Each day of the conference we gathered under a thatched roof gazebo to listen to Lappé and Shiva talk to us about their perspective on the global crisis of hunger and its root causes. Twenty of us from around the world, talking about the effects of industrialized agriculture in India and the West, about the ideals of a living democracy, and efforts in creating a world based on mutual collective interest, where there exists self-governance over seed, water, food, land and biodiversity. In between talks we did yoga, helped with chores around the farm and learned about traditional North Indian agricultural practices.

On the first day we were asked to do a simple exercise: articulate our personal perspective on the root causes of hunger. Lappé insisted that we’re all educators and that articulation is an important tool. I didn’t disagree; I just didn’t have that tool. Forming a small circle with two Indian women, I wondered how to express my struggle—the struggle to make intangible concepts—like a consciousness of separation and lack of interconnectedness—into concrete, real terms. I spoke of land, community, of self, but my feeble attempt held no grit. My two young companions spoke animatedly about everything but the topic at hand. I didn’t really mind. I just watched the movement of their colourful bangles as they slid up and down their arms.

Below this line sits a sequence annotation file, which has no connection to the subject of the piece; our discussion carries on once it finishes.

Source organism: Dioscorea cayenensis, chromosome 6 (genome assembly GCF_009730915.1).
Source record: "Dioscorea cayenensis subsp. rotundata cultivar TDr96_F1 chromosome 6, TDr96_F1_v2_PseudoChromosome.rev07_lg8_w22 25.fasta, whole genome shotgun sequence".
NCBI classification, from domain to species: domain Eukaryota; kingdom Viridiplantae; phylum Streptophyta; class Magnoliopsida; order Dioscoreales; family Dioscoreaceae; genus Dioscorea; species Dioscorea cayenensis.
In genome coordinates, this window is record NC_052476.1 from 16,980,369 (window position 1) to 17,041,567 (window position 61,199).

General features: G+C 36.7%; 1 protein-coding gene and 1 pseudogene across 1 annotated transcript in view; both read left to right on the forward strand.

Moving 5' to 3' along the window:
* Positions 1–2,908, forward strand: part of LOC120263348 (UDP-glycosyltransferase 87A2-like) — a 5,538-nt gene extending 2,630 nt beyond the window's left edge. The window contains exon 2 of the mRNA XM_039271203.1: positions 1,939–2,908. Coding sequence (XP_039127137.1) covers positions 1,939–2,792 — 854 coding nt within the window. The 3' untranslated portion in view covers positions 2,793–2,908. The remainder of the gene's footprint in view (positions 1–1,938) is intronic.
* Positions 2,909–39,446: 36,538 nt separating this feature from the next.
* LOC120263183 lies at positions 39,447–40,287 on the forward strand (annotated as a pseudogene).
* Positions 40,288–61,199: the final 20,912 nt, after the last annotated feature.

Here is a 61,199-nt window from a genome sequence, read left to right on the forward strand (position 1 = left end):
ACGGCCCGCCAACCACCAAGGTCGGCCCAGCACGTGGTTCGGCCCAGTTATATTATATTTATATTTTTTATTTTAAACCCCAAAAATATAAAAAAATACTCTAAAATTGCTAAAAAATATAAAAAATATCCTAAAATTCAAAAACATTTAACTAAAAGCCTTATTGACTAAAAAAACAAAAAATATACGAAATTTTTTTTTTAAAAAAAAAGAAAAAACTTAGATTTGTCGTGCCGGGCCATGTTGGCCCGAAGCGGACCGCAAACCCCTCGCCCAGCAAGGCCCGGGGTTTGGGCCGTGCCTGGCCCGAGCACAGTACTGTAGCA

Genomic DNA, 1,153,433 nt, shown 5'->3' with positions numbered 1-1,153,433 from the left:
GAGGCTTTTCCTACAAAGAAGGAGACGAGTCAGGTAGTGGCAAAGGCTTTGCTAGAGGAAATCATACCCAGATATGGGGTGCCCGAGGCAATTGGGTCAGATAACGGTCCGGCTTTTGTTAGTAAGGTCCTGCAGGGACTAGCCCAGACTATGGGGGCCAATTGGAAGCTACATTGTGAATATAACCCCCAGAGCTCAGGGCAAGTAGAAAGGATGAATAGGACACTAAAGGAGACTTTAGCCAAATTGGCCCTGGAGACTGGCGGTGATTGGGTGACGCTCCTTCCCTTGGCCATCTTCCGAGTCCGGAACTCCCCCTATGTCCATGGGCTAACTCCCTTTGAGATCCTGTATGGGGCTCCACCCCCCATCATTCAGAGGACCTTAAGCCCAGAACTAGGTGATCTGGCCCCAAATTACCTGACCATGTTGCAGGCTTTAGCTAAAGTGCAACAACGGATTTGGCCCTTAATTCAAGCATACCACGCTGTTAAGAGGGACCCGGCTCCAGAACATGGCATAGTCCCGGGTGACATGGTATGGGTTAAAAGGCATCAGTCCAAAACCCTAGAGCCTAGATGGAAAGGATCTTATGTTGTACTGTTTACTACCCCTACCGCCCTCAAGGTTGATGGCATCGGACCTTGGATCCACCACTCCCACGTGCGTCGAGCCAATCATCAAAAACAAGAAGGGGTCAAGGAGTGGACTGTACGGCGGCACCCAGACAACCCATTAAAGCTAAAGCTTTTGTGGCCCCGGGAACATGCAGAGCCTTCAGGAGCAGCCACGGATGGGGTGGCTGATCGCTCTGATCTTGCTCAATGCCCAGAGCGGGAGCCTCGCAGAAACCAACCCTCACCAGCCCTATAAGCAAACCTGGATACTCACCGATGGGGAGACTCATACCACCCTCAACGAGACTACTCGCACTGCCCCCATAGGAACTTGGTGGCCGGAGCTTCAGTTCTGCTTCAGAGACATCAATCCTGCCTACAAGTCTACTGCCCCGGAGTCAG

I liked the way Lappé spoke of circular patterns, rather than seeing separate issues all adding up to impoverishment, disempowered citizenry and inequity. She threatened to disallow me my apathy by showing that if I entered the circle where I could—where I am—that one “chink” then affects the whole. The social butts up against the economic, the political and the spiritual. I liked the way Shiva didn’t stumble over her words as I did. She spoke of separation in the same breath as economics. An economics now separated from both ecological processes and basic needs, though both ecology and economics have emerged from the same roots—oikos, the Greek word for household. She spoke of the Newtonian/Cartesian divide between mind and matter, the historical root for the paradigm in which we now live—where abstract construction has become more real than lived reality and is blind to the disintegration that results from separation of that which is interconnected. When she said those words—as a scientist, an activist, a powerful woman engaged in creating change—it made sense. She can articulate a breadth of knowledge that includes global politics, scientific discourse and village life.